4 Ways Facebook has Helped me Get Gigs

By Co-Executive Director Delia Stanley

There are a lot of different social media platforms out there, and you probably have your preferences to which ones you use more frequently. For me, Facebook is a go-to, especially because it’s been invaluable in connecting me with musicians and music communities. It’s even helped put money in my pocket, and here’s how:

  1. I’m Easily Found

Believe it or not, Facebook was created for more that sharing passive-aggressive posts about your exes, cat videos and venting your political rage (though I’m particularly partial to the last two.) The original intention was creating a database of people and connecting them. So when, for example, a local film festival organizer had seen me play but forgotten to take my business card, she simply looked me up and reached out to me on Facebook in order to book me for the event. Here are a few tips on maximizing your ability to be found on Facebook:

  • Make your Facebook name the same as your “brand” name: Some people like to keep a distance between their personal pages and business pages, and Facebook has accommodated this with the ability to create musician pages that can accept messages, create events and post. I don’t mind having people find my personal page, so I stopped using my long full name and now both of my pages are labeled Delia Stanley, the same name you’ll find on all of my show promotions.
  • Check out your Facebook messages: Some folks I know were hesitant to install the Facebook Messenger because of privacy concerns, and sometimes the functionality of the app changes when they update it. Make sure you’re not missing potential connections by checking the messages of both your personal and business pages. For your musician page, your response time to messages is actually displayed, so you may want to get into the habit!
  • Make your posts public: Again, this tip might not work for folks who want to keep their posts between their friends or have reasons why they may not want to be found my people in the general public. I choose to keep all of my posts public, but if you prefer to keep most of your information private, you can always adjust the privacy settings on individual posts. You may want to do this when it comes to promotional images, songs and events so that a wider audience can learn about your music!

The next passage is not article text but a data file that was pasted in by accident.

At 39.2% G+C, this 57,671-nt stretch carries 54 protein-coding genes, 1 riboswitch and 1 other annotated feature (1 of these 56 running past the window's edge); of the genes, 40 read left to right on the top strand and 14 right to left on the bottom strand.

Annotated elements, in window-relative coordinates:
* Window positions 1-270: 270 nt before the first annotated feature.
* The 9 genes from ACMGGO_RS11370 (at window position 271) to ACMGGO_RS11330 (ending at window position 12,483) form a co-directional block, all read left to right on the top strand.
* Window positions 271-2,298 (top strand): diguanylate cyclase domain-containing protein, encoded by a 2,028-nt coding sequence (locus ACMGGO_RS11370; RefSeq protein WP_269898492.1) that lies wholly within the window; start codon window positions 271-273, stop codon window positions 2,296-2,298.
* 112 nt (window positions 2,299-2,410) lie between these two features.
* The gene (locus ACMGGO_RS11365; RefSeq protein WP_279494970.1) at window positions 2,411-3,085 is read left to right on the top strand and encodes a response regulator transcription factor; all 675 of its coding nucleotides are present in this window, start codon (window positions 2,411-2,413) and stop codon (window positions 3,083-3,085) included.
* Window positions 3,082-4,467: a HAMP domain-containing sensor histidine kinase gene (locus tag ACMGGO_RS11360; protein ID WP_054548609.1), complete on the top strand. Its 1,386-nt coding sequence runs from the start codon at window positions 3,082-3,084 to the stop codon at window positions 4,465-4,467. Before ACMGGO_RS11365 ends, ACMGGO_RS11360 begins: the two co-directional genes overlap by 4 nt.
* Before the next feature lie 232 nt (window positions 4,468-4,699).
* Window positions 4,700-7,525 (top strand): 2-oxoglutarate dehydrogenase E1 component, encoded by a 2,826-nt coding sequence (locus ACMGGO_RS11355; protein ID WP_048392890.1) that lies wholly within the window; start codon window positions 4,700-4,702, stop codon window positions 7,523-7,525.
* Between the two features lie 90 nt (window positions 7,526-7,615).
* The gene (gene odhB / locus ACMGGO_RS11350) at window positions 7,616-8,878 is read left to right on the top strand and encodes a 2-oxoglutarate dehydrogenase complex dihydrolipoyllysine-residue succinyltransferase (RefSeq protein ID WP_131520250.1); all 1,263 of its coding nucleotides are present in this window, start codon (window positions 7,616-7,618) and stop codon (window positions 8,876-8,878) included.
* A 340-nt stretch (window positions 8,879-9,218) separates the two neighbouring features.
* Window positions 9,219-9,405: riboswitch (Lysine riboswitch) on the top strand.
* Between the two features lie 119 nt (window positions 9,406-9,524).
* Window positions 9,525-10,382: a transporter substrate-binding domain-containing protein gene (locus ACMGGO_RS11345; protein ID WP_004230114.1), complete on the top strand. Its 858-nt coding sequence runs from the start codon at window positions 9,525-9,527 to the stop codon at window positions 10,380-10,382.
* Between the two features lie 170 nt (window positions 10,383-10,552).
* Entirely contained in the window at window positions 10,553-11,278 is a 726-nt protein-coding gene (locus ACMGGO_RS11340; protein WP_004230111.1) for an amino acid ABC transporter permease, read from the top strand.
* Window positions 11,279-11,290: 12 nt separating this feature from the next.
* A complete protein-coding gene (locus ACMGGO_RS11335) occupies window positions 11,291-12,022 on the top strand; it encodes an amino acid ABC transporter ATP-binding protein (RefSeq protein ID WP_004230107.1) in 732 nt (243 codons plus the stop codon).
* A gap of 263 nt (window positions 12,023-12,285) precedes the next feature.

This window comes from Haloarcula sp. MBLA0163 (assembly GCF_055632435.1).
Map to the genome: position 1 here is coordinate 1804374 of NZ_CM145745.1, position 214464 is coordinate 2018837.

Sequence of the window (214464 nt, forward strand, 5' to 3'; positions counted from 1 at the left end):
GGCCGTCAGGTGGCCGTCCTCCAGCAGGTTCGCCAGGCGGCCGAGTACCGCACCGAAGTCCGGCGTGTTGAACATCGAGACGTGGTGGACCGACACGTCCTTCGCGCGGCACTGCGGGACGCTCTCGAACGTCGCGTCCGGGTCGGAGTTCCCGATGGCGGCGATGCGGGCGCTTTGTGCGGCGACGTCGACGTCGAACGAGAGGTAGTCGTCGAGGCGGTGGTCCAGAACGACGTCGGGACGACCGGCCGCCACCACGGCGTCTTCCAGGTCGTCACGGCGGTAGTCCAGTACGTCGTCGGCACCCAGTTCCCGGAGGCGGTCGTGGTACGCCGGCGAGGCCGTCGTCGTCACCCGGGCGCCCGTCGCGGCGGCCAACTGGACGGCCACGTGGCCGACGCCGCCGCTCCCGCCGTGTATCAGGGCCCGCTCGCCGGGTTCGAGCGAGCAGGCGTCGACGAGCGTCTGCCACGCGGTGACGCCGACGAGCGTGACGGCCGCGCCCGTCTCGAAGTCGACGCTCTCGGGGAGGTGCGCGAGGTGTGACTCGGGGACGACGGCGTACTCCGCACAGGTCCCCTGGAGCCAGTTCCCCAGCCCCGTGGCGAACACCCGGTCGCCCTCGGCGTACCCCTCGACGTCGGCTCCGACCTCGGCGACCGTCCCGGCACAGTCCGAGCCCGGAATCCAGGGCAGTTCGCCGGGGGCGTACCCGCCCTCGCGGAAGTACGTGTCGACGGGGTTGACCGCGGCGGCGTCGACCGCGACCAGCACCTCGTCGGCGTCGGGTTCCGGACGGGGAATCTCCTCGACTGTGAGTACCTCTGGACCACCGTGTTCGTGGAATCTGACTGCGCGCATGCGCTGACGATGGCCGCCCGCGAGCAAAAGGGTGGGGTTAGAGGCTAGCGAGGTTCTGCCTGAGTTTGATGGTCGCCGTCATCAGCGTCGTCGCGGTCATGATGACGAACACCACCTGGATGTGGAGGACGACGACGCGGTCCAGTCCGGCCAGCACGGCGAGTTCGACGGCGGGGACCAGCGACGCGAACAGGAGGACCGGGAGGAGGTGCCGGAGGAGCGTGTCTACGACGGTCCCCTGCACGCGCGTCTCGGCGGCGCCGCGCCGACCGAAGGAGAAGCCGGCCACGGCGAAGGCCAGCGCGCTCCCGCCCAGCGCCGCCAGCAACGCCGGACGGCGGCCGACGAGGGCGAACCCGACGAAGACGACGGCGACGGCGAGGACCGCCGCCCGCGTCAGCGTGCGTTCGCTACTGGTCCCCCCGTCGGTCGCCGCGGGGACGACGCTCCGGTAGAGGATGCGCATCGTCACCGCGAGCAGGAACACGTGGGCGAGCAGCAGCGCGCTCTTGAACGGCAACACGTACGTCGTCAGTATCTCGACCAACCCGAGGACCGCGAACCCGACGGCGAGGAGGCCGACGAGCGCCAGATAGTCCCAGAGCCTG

2. I reach out to venues directly on Facebook

Almost every business has a Facebook page, and bars, venues, coffee houses and other potential gigging spots are no exception. When you “Like” a page, you can check out their reviews and photos, virtually “scouting” the place from the comfort of your own home. You can also message them directly; my go-to move is to send them a brief message that says something like “Hello! My name is Delia Stanley and I’m a local musician interested in playing at (venue name)! Who is the best person to contact for booking?” More frequently than not, this leads to getting a specific email to their music booking folks, and those are the people I send my longer e-mail (including music examples) to. Once you have a established this contact, you can also send the venue promotional material through Facebook for them to share. One little tip: Not all venues are created equal when it comes to updating their social media. If their last post was from 2013, you might want to skip the Facebook message and try a more traditional means of booking, like visiting the venue and speaking with them face to face!

3. I see (and respond!) when people need music

I can’t count the number of times I’ve seen venues or event planners post statuses like “Looking for musicians for summer weekends!” or “Planning the next (event name), we need local entertainment!” Many times other folks have already responded inquiring about pay, so you don’t have to be “that guy” but still get the answers you want! (If not, do NOT feel weird about asking about compensation- you deserve to know and to be paid for your time! If it’s a free event, you deserve to know that too so you can make a decision about if it’s worth your time or energy!) I’ve picked up many a gig by simply responding to these calls for musicians in a timely manner. Sometimes a musician friend will need coverage because they are sick or have an emergency, and sometimes a venue has a callout and they post a status looking for a fill in as well. It’s worth friending up your local musician buddies, event planners and venues and keeping an eye out for what they need!

4. I join music groups and musician “think tank” groups that support community

I’m part of quite a few groups on Facebook that involve music. One of them is a “Live and Local” group where musicians post their upcoming events and promos. It’s a great spot to check out musicians, where people are playing, what events are coming up and to share gigs. Other groups I’m part of are more like think tanks, where musicians discuss topics that are relevant to them. GoGirlsMusic has one for Elite Members where we talk about changes in the music industry, music news, and the evolution of indie music. Our Co- Exec and fellow blogger Rorie Kelly created another group for her musician friends specifically about getting gigs, where musicians share their questions, advice, have discussions about what works and what doesn’t and promote conversation about venues that are supportive (or warn each other against the ones that are not!) Being part of the digital music community is great, but try to get out there and support your fellow musicians IRL too, it’s one of the best ways to improve your music and your career!

Do you have Facebook practices that have helped you advance your music? Do you use another social media platform in a similar way? Tell us all about it in the comments!

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